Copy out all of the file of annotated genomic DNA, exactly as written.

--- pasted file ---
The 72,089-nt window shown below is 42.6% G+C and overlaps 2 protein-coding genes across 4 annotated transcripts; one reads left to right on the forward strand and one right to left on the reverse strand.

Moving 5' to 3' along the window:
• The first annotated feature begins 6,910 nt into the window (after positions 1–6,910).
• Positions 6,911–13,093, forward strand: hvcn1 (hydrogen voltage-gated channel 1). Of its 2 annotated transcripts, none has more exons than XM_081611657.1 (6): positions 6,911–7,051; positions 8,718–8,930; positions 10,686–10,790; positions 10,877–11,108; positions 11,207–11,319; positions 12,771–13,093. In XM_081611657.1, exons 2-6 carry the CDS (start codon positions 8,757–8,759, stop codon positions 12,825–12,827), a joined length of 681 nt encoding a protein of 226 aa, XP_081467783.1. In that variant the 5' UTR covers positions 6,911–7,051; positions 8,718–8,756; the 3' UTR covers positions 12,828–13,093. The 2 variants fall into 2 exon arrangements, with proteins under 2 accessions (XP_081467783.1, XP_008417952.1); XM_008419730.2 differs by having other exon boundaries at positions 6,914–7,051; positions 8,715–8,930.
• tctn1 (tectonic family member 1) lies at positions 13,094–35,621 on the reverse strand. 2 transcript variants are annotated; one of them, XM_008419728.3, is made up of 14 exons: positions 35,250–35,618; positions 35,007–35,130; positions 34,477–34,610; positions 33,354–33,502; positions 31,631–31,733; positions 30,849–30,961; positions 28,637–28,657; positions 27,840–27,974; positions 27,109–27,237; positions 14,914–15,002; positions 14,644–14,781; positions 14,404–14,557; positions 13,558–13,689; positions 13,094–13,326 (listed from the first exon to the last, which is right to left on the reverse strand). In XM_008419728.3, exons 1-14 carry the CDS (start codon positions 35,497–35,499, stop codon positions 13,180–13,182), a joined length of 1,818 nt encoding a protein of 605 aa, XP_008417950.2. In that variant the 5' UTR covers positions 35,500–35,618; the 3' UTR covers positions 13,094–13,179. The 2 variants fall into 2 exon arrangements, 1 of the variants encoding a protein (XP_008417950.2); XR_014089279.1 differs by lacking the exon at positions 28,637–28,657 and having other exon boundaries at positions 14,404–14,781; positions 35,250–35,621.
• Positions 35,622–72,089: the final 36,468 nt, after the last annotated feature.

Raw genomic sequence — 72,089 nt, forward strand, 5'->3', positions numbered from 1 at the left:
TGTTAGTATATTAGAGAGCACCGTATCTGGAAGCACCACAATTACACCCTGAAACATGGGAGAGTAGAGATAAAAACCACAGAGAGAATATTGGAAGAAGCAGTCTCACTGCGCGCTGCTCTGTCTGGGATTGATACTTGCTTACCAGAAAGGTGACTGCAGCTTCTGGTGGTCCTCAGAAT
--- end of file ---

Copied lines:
The 72,089-nt window shown below is 42.6% G+C and overlaps 2 protein-coding genes across 4 annotated transcripts; one reads left to right on the forward strand and one right to left on the reverse strand.

Moving 5' to 3' along the window:
• The first annotated feature begins 6,910 nt into the window (after positions 1–6,910).
• Positions 6,911–13,093, forward strand: hvcn1 (hydrogen voltage-gated channel 1). Of its 2 annotated transcripts, none has more exons than XM_081611657.1 (6): positions 6,911–7,051; positions 8,718–8,930; positions 10,686–10,790; positions 10,877–11,108; positions 11,207–11,319; positions 12,771–13,093. In XM_081611657.1, exons 2-6 carry the CDS (start codon positions 8,757–8,759, stop codon positions 12,825–12,827), a joined length of 681 nt encoding a protein of 226 aa, XP_081467783.1. In that variant the 5' UTR covers positions 6,911–7,051; positions 8,718–8,756; the 3' UTR covers positions 12,828–13,093. The 2 variants fall into 2 exon arrangements, with proteins under 2 accessions (XP_081467783.1, XP_008417952.1); XM_008419730.2 differs by having other exon boundaries at positions 6,914–7,051; positions 8,715–8,930.
• tctn1 (tectonic family member 1) lies at positions 13,094–35,621 on the reverse strand. 2 transcript variants are annotated; one of them, XM_008419728.3, is made up of 14 exons: positions 35,250–35,618; positions 35,007–35,130; positions 34,477–34,610; positions 33,354–33,502; positions 31,631–31,733; positions 30,849–30,961; positions 28,637–28,657; positions 27,840–27,974; positions 27,109–27,237; positions 14,914–15,002; positions 14,644–14,781; positions 14,404–14,557; positions 13,558–13,689; positions 13,094–13,326 (listed from the first exon to the last, which is right to left on the reverse strand). In XM_008419728.3, exons 1-14 carry the CDS (start codon positions 35,497–35,499, stop codon positions 13,180–13,182), a joined length of 1,818 nt encoding a protein of 605 aa, XP_008417950.2. In that variant the 5' UTR covers positions 35,500–35,618; the 3' UTR covers positions 13,094–13,179. The 2 variants fall into 2 exon arrangements, 1 of the variants encoding a protein (XP_008417950.2); XR_014089279.1 differs by lacking the exon at positions 28,637–28,657 and having other exon boundaries at positions 14,404–14,781; positions 35,250–35,621.
• Positions 35,622–72,089: the final 36,468 nt, after the last annotated feature.

Raw genomic sequence — 72,089 nt, forward strand, 5'->3', positions numbered from 1 at the left:
TGTTAGTATATTAGAGAGCACCGTATCTGGAAGCACCACAATTACACCCTGAAACATGGGAGAGTAGAGATAAAAACCACAGAGAGAATATTGGAAGAAGCAGTCTCACTGCGCGCTGCTCTGTCTGGGATTGATACTTGCTTACCAGAAAGGTGACTGCAGCTTCTGGTGGTCCTCAGAAT